The Direct Project’s use is increasing at a rapid pace. The meaningful use-required transport standard is easy to use and is finally starting to change the discussion those in the health IT industry are having around health information exchange.
We’re seeing a move from talking about the sustainability and interfacing challenges of HIE organizations to a new discussion focused on a one-to-one exchange of patient data between referring caregivers.
While that actually may seem like a step back to the point-to-point model, the real difference with Direct is that the one-to-one exchange will also involve the patient, who now can directly receive and send his or her summary of care information (C-CDA), avoiding the hassles involved with requesting record transfer from a previous physician. Add in Blue Button functionality and all the needed tools are beginning to fall into place.
This new, one-to-one dynamic is made possible due to the ease of use of the Direct standard (SMTP-based “secure email”) and also because all 2014-certified EHRs are required to support the Direct protocol, which is increasing distribution and the use of the push-based method, even though it is just one of many communication standards typically employed by interface engines in a health system’s data architecture.
One key element missing from the Direct Project story is a directory of providers’ Direct email addresses. How can a Direct message be sent if neither the sender nor the receiver knows the Direct email address? There is not a common Direct email phone book, per se, of providers’ addresses freely available on the Internet.
IHE USA has been hard at work on this project via the HPD Provider Directory Task Group, a collaboration with the ONC, Interoperability Working Group, and eHealth Exchange. Their end goal is to create an IHE HPD (health provider directory) profile that can be used across the health IT industry to query databases that match the search parameters.
Currently, provider email addresses are scattered in as many places as you can imagine, therefore creating and maintaining a single database directory would be impossible and also quickly out of date as new addresses are added on a daily basis. This diffusion of locations has required IHE to employ a federated approach to searching for and successfully matching a provider.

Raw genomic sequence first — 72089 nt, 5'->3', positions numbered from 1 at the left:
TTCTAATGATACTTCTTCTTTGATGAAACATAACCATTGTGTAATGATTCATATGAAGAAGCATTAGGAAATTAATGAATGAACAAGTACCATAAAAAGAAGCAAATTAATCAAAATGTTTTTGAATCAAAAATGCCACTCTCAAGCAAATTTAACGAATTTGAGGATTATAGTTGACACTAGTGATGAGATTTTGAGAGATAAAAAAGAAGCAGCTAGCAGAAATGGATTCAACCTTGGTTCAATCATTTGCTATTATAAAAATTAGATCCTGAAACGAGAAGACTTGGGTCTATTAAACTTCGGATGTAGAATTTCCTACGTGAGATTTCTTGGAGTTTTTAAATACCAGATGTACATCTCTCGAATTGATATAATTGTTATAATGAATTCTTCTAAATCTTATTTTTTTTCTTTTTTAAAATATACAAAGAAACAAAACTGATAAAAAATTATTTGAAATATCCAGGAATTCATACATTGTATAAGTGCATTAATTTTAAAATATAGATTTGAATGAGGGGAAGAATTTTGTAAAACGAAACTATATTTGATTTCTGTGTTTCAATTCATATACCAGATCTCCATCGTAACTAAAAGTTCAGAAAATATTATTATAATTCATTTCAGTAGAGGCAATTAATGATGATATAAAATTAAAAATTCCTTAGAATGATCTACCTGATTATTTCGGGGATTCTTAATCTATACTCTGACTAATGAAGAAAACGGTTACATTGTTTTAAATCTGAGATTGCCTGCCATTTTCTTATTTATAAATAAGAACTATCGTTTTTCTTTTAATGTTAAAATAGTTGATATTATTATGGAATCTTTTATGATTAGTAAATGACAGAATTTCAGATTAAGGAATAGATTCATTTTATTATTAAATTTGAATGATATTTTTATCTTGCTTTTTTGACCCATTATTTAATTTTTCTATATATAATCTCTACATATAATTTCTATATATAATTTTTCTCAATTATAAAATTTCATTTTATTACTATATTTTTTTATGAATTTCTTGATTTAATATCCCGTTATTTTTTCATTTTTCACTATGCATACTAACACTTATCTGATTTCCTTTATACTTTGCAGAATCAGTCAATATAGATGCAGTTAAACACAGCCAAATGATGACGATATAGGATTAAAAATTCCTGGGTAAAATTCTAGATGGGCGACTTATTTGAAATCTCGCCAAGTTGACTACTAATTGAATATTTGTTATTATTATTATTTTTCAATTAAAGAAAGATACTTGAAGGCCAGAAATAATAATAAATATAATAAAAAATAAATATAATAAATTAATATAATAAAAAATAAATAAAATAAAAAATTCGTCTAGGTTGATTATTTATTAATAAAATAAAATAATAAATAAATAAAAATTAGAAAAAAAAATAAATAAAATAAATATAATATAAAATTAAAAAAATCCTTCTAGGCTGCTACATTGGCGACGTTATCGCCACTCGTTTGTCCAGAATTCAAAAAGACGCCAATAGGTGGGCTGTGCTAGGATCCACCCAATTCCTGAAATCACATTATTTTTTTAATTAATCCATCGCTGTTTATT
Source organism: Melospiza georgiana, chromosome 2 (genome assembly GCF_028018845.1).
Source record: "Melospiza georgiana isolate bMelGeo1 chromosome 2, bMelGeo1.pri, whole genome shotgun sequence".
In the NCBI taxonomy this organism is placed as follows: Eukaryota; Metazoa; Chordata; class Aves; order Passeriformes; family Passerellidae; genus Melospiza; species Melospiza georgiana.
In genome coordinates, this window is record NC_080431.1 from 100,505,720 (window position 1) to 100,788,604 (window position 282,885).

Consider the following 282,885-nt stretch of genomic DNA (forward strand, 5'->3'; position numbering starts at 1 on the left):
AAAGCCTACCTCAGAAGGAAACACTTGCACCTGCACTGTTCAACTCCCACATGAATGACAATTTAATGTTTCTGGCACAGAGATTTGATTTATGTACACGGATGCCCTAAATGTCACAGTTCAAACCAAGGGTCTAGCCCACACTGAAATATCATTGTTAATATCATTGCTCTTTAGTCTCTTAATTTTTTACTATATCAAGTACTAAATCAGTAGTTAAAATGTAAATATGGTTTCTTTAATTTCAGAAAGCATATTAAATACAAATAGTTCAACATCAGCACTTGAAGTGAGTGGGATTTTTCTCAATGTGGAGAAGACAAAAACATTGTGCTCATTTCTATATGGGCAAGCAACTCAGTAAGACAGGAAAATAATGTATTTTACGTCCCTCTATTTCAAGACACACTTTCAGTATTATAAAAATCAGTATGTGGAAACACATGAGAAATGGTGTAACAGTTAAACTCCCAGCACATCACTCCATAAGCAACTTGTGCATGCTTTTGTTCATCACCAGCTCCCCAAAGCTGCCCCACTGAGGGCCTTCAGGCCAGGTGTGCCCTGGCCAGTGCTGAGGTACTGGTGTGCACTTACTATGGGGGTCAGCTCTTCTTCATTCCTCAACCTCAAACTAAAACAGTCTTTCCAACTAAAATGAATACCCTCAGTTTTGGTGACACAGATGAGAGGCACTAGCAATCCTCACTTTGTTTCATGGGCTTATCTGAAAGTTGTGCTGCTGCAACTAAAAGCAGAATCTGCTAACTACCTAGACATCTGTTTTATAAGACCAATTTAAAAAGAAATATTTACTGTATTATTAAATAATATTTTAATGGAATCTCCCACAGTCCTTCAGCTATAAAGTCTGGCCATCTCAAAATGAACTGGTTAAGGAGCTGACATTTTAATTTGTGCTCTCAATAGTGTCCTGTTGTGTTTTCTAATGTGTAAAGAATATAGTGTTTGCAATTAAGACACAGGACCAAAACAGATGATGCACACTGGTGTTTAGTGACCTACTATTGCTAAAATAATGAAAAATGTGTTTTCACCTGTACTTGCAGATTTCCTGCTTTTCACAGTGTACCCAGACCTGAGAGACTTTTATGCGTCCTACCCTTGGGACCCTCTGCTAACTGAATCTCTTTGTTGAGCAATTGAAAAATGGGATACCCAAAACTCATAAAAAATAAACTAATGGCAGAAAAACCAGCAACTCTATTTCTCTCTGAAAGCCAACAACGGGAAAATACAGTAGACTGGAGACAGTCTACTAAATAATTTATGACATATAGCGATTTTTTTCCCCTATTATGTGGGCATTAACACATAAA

I was able to see a demo of the Federated HPD in action at the HIMSS14 Interoperability Showcase, a collaboration between CareEvolution, Inpriva, NextGate, SureScripts, and Verizon. The results were impressive and produced Direct email addresses after applying the ID algorithm and querying various unaffiliated sources to find the correct provider.
The group is very close to releasing the finished profile, but there are two areas that are still a work in progress:
- Federation Facilitation. Absence of a centralized authoritative directory requires federation capability (within and across organizations) to use existing directories so that electronic addresses of providers and their systems can be discovered during workflows.
- Error Handling. Provide ability for a client to implement local policies and workflows based on complete/incomplete responses received.
During a webinar April 1, the group reached out to vendors and asked them to participate in a virtual connectathon to test the IHE HDP profile and work through these challenges. According to their timeline, the IHE HPD profiles are available this month for trial implementation and the group hopes products will begin to hit the market this summer.
The IHE work group’s stated goals:
- Keep IHE HPD profile in sync as much as possible, and remain vendor and technology neutral
- Ensure the technology is ready for implementation prior to it being a candidate for broad industry adoption
- Meet the requirements for the Direct Project, for the eHealth Exchange, and for state directories/International working group (IWG), etc.
The ONC, not surprisingly, has high interest in seeing the healthcare provider directory progress to help advance the use of Direct.